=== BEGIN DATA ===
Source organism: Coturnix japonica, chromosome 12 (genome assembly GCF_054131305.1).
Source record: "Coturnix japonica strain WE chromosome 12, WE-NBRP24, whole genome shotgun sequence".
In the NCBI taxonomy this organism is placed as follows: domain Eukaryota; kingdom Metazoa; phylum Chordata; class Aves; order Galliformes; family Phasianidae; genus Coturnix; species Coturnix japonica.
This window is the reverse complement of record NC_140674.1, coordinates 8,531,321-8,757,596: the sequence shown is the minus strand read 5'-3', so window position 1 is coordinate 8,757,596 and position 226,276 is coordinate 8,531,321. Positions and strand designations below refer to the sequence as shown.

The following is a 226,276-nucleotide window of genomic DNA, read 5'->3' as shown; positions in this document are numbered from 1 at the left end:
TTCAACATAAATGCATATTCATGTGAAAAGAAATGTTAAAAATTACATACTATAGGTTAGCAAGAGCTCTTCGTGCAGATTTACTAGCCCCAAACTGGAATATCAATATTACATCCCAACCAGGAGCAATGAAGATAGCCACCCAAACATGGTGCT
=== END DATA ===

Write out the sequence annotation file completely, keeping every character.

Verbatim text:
Source organism: Coturnix japonica, chromosome 12 (genome assembly GCF_054131305.1).
Source record: "Coturnix japonica strain WE chromosome 12, WE-NBRP24, whole genome shotgun sequence".
In the NCBI taxonomy this organism is placed as follows: domain Eukaryota; kingdom Metazoa; phylum Chordata; class Aves; order Galliformes; family Phasianidae; genus Coturnix; species Coturnix japonica.
This window is the reverse complement of record NC_140674.1, coordinates 8,531,321-8,757,596: the sequence shown is the minus strand read 5'-3', so window position 1 is coordinate 8,757,596 and position 226,276 is coordinate 8,531,321. Positions and strand designations below refer to the sequence as shown.

The following is a 226,276-nucleotide window of genomic DNA, read 5'->3' as shown; positions in this document are numbered from 1 at the left end:
TTCAACATAAATGCATATTCATGTGAAAAGAAATGTTAAAAATTACATACTATAGGTTAGCAAGAGCTCTTCGTGCAGATTTACTAGCCCCAAACTGGAATATCAATATTACATCCCAACCAGGAGCAATGAAGATAGCCACCCAAACATGGTGCT